The next thing I knew, the woman had run through the door, so I decided to email Airbnb over and over again. I also called and got promises of a return call. The next thing I knew, my doorbell was ringing really loudly. When I answered it, there were three policemen standing at my door. This mentally ill woman accused me of throwing her out, so I had to defend myself to the police by showing them that, unbeknownst to me, she had cancelled the remaining six weeks and that this was a ploy for her to get a full refund from Airbnb.

The police were good that day and suggested getting her out as quickly as possible. The so-called mentally ill woman was good; she knew how to work the system by professing to be mentally ill. The police packed her things in their police car and took her away. Would you believe that this woman texted me afterwards, apologising and saying that it was the only way that she could get someone to move her things for free?

Furthermore, a liaison person arranged for her paid flight back to Canada and she boasted that she got a full refund from Airbnb who had initially told her that she would have to forfeit a 30-day cancellation fee. For 12 hours, Airbnb never got back to me nor supported me through this awful ordeal. When I called they refused to give me my full cancellation fee no matter how I argued. They give extremely poor service and lied nonstop.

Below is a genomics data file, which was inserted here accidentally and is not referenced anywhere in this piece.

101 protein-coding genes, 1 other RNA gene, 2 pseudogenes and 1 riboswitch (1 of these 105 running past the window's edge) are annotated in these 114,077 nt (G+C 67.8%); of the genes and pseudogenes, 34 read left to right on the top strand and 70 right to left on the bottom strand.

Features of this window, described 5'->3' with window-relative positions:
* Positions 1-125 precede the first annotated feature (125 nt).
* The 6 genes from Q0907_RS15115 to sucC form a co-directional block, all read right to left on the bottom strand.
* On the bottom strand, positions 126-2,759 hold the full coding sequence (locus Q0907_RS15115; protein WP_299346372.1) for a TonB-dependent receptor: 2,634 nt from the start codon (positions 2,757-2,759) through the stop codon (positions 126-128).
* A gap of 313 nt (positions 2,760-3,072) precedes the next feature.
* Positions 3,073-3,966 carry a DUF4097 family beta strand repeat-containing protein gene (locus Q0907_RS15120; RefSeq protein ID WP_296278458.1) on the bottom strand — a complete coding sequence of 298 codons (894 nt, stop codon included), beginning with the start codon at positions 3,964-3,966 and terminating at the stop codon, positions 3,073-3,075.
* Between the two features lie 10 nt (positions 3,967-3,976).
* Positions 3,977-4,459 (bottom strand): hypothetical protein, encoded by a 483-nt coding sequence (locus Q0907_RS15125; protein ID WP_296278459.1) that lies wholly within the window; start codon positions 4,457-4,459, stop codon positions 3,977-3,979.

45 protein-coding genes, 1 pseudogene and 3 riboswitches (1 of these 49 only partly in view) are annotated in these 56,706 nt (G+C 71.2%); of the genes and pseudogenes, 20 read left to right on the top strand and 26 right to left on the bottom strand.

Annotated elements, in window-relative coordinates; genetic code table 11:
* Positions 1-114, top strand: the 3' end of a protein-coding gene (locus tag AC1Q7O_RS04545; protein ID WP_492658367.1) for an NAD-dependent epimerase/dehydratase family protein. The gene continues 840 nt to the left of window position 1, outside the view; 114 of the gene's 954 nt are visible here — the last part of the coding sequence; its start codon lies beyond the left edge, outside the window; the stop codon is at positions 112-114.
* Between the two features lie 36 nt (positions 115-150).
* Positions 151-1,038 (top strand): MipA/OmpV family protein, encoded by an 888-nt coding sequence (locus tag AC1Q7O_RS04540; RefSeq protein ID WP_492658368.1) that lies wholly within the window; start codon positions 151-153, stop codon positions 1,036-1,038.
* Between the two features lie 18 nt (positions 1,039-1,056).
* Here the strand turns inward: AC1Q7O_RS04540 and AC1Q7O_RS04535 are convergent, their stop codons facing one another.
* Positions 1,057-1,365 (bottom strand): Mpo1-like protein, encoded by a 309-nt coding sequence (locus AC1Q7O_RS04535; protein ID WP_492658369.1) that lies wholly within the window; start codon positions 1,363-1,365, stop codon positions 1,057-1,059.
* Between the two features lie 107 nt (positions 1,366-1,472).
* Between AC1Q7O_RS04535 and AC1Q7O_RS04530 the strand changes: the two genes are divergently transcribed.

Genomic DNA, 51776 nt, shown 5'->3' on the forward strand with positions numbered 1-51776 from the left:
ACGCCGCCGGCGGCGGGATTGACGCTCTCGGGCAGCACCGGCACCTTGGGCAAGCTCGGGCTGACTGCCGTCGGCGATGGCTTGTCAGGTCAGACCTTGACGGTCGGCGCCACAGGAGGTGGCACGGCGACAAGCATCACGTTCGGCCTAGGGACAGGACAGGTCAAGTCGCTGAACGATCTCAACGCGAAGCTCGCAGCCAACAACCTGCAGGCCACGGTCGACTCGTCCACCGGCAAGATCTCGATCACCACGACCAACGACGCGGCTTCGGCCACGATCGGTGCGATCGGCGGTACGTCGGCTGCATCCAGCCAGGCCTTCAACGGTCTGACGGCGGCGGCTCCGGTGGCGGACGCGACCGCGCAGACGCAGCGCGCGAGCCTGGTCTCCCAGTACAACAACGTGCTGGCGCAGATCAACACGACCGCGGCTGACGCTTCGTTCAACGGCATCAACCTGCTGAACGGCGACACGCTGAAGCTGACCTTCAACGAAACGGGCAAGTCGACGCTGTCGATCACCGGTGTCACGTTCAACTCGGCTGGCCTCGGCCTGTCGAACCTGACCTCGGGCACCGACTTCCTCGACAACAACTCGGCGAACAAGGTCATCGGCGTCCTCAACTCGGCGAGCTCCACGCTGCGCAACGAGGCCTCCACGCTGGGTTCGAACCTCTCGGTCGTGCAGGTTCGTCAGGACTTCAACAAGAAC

Things could have really gotten out of hand. It could have been a physical altercation if I had not played it cool that day. It was an awful experience and Airbnb did nothing. The authorities need to look into this organisation. The way this organisation runs things, someone is going to get killed one day. You just don’t know who you are bringing into your home.

Airbnb Hosts are Screwed. Just say no.

Welcome to Airbnb 2019. I have removed my listings. My how things have changed. I have been an Airbnb host since around 2010. I have always been a Superhost, for what that’s worth. It used to be so easy and so cool. Now it is truly a nightmare.

The focus has changed to be politically correct and all for the guest. The guest gets to see your photo but you can’t see theirs until they book. Really? How is that fair? Like a guest won’t discriminate based on my looks?